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Posted: June 18, 2013 4:59 p.m.

Tuskegee Airman on the fight to serve

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World War II brought out extraordinary feats of valor, service and sacrifice of everyday Americans. But during this time, many servicemen and women found themselves fighting for freedom abroad while at home they were denied the basic freedoms and dignities they had defended.

Tuskegee Airman and Stockbridge resident Val Archer served in the U.S. Army at a time when the country was a very different place.

In those days, even German prisoners of war were given more basic dignities in some ways than black Americans serving in the military.

"They could go to certain places on bases where we were training that we could not," said Archer. "(Prisoners of war) could go to the Base Exchange and the base theatre, and there were seating arrangements where they could sit where they wanted to, and we were either stuck in the balcony, if there were a balcony, or some segregated area at the movies."

Life in the 1940s was restricted for black Americans, especially in the more prestigious career fields and activities. And with a war ongoing and the boom of technology that came with it, there were few fields more prestigious than aviation.

A resilient and patriotic group, now known as the Tuskegee Airmen, had a small chance at the opportunity of the wild blue yonder thanks to an experiment by the U.S. Government to train blacks to become pilots.

In 1944, Archer was a 15-year old high school dropout who had just lost his mother and was looking for a path into adulthood. The opportunity to be involved with flight was just the thing.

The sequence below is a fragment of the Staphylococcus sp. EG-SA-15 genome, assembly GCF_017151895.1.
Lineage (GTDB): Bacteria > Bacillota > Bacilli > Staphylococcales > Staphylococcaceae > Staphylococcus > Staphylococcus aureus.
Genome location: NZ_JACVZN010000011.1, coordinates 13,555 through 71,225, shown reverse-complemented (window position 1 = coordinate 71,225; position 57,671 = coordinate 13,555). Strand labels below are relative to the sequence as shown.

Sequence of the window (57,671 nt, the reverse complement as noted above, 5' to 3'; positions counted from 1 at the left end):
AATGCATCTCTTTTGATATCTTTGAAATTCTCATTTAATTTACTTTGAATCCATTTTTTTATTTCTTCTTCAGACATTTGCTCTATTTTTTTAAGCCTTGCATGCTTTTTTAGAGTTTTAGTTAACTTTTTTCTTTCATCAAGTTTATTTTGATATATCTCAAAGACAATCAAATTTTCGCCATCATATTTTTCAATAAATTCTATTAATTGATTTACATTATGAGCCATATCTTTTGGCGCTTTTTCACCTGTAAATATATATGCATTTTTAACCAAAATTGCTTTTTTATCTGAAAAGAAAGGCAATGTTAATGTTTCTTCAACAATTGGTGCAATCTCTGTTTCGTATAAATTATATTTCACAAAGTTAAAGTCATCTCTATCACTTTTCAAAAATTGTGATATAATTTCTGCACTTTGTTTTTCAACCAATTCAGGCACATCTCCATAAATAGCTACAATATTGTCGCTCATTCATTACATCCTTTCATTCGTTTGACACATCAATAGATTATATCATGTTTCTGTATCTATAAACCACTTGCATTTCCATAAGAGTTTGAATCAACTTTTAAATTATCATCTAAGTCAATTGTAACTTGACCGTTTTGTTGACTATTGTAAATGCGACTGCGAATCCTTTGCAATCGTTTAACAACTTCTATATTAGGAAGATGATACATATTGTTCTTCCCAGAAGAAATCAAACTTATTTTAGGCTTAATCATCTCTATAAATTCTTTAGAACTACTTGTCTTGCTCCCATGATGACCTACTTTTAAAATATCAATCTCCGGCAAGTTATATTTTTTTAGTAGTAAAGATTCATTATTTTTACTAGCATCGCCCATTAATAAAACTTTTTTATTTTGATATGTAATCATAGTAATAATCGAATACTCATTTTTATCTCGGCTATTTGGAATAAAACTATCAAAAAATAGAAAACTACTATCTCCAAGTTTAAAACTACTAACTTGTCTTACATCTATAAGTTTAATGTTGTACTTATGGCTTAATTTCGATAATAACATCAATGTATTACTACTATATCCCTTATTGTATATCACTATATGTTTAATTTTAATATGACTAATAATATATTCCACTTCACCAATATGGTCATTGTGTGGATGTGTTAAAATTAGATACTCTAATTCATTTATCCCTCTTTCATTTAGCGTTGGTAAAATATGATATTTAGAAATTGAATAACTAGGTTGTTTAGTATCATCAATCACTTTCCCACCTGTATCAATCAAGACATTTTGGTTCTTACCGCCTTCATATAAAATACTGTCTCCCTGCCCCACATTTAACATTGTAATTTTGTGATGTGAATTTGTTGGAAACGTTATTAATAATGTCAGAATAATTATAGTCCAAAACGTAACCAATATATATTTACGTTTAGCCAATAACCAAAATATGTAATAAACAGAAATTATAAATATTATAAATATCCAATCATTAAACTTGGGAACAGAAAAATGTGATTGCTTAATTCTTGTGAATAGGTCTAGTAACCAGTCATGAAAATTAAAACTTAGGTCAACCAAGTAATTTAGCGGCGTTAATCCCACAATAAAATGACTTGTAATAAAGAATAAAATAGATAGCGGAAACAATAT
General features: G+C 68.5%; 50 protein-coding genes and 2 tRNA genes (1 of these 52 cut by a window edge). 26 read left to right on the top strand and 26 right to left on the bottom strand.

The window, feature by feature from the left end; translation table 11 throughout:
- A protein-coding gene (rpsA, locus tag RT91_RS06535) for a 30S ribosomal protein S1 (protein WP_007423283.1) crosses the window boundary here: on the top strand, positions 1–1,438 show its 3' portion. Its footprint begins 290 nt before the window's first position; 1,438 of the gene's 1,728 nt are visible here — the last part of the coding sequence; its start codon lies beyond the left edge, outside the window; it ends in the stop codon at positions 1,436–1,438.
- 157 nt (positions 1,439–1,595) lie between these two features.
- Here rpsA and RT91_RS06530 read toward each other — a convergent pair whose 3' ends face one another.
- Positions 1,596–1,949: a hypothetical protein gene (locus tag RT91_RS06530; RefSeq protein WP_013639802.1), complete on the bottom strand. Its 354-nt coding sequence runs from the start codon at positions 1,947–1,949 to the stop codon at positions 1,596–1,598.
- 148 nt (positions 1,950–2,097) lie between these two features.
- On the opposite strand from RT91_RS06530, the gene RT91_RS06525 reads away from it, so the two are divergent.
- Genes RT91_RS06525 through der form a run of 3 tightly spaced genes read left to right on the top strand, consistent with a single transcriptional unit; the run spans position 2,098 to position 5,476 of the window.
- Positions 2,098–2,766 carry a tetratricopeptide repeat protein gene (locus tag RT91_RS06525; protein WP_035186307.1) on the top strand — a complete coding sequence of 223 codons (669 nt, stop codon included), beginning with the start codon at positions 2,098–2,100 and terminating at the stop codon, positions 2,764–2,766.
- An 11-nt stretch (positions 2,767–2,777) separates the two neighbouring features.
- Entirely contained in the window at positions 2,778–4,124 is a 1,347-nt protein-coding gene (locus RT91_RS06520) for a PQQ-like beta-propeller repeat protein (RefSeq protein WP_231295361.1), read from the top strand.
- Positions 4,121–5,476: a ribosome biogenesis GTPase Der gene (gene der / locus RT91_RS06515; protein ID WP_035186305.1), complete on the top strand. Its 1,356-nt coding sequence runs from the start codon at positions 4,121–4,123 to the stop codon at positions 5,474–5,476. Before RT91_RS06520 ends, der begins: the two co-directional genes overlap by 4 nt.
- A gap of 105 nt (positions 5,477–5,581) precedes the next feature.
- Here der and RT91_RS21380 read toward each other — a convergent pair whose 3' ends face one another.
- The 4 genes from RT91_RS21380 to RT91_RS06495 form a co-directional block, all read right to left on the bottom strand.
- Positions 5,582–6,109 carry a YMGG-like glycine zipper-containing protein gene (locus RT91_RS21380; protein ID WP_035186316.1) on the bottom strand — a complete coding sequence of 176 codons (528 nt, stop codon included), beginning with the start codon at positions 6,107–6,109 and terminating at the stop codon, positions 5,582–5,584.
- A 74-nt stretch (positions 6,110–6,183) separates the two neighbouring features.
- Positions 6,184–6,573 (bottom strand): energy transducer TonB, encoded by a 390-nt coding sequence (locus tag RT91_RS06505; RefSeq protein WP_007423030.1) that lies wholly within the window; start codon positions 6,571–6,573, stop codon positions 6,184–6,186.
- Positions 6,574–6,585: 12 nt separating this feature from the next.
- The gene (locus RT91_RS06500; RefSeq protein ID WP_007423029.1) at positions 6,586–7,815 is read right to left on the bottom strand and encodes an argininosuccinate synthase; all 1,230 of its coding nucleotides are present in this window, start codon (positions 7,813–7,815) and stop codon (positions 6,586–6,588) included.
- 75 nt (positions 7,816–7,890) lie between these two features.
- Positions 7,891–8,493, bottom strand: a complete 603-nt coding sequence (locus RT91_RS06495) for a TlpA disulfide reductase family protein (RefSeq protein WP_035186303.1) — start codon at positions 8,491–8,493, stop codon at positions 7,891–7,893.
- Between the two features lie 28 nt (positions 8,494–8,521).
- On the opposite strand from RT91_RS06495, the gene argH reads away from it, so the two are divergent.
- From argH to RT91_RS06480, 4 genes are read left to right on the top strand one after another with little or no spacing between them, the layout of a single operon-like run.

Archer grew up in Chicago hearing and watching the glistening airframes of DC-3 airplanes flying overhead. He soaked in newsreels of American flyers in acts of heroism in World War II, read comic books of men soaring through the air and fell in love with airplanes. That childhood fanaticism, along with a country-wide patriotic duty to protect his home and a lack of finding anyone who was willing to hire a young black man led him to try and enlist in the service.

"For black people, especially young black guys, you couldn’t buy a job," Archer said. "Newspapers ran help wanted ads that, on top of each ad, would say ‘No colored or no Negroes need apply.’ The segregation was pretty blatant; I could see the injustice in it."

First Archer tried the Navy and Marines but they wouldn’t accept a 15-year old. Then one day he and his buddy were downtown and decided to stop into the Army recruiter. The Army accepted and processed them right there. The next day — after some numerical changes to his birth certificate — Archer became a member of the United States Army.

He was assigned to a combat engineer outfit called the aviation engineering squadron doing mostly construction and demolition jobs. Following that he was assigned to the Army Air Corps in the all-black unit, the 332 fighter group.